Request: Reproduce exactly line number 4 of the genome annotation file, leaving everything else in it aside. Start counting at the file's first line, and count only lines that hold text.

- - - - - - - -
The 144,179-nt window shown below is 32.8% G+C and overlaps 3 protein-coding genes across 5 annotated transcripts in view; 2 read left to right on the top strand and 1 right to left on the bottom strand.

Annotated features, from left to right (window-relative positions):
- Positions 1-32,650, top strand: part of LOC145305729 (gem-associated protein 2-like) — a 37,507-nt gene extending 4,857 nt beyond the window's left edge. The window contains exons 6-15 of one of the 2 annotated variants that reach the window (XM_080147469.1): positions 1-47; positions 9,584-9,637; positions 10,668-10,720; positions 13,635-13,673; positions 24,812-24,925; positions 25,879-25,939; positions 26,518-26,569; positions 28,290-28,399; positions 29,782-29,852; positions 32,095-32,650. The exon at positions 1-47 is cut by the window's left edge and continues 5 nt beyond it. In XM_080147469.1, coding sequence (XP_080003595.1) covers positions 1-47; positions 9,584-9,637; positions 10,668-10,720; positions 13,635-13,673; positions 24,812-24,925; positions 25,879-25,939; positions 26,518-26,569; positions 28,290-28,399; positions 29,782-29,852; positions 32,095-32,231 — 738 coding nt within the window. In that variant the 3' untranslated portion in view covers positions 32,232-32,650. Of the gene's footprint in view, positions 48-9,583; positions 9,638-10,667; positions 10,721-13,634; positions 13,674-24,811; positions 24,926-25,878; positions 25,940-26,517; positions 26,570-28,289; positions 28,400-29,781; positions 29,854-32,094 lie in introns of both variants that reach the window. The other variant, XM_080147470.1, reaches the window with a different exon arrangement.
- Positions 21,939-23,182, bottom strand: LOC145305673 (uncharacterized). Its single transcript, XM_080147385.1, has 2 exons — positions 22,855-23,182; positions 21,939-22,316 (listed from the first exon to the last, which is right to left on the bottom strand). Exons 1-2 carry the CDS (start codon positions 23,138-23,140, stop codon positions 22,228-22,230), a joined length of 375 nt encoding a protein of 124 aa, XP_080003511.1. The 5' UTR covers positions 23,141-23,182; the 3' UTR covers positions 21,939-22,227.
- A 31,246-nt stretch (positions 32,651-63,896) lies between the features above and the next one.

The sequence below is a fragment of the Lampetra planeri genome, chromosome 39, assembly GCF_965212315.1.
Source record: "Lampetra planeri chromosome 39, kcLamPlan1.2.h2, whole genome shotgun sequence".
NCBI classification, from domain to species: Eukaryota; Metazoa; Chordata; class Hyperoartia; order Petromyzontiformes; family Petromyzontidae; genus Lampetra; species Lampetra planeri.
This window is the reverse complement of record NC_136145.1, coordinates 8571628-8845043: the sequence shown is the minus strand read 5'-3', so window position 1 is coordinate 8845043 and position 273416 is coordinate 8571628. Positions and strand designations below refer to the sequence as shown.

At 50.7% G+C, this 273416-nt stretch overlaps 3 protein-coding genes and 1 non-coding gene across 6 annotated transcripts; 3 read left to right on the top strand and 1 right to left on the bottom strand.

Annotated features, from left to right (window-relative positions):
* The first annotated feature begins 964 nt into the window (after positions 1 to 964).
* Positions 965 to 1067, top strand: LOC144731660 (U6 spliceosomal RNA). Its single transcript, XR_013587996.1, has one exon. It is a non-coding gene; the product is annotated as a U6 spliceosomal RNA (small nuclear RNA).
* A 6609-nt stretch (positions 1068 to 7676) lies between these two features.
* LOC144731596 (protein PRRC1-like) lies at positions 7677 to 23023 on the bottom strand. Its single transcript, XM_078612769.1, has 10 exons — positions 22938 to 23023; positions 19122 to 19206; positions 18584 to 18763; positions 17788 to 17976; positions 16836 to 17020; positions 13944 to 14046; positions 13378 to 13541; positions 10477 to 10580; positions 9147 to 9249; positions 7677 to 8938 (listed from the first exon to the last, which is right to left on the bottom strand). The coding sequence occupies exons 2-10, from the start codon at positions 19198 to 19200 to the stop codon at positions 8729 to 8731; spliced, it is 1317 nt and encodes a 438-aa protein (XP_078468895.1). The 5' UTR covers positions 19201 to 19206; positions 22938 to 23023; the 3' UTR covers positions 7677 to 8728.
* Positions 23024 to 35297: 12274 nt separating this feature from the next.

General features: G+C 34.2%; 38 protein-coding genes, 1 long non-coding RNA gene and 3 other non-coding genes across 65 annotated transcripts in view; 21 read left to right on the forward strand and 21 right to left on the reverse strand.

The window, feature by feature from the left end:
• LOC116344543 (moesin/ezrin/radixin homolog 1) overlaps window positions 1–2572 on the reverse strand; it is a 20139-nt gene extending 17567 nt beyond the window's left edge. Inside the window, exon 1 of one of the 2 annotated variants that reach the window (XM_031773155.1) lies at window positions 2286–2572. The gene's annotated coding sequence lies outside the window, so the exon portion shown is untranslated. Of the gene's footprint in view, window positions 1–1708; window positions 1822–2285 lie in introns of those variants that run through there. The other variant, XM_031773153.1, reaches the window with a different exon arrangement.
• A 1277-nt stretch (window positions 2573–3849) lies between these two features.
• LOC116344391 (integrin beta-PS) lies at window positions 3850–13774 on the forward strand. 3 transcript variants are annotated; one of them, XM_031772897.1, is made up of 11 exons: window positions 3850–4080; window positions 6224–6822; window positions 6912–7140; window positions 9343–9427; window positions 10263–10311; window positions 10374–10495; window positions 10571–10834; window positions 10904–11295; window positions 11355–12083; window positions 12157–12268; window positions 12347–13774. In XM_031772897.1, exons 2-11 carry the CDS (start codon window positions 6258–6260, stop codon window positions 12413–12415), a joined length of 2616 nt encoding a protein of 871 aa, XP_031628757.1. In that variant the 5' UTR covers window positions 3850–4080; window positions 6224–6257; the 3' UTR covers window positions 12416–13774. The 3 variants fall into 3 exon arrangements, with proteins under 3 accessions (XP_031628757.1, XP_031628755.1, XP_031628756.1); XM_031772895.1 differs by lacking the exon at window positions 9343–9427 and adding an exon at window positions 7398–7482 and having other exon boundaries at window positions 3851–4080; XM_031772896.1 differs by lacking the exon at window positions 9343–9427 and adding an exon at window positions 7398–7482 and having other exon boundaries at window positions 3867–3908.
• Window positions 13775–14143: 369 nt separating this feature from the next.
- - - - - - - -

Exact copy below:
- Positions 21,939-23,182, bottom strand: LOC145305673 (uncharacterized). Its single transcript, XM_080147385.1, has 2 exons — positions 22,855-23,182; positions 21,939-22,316 (listed from the first exon to the last, which is right to left on the bottom strand). Exons 1-2 carry the CDS (start codon positions 23,138-23,140, stop codon positions 22,228-22,230), a joined length of 375 nt encoding a protein of 124 aa, XP_080003511.1. The 5' UTR covers positions 23,141-23,182; the 3' UTR covers positions 21,939-22,227.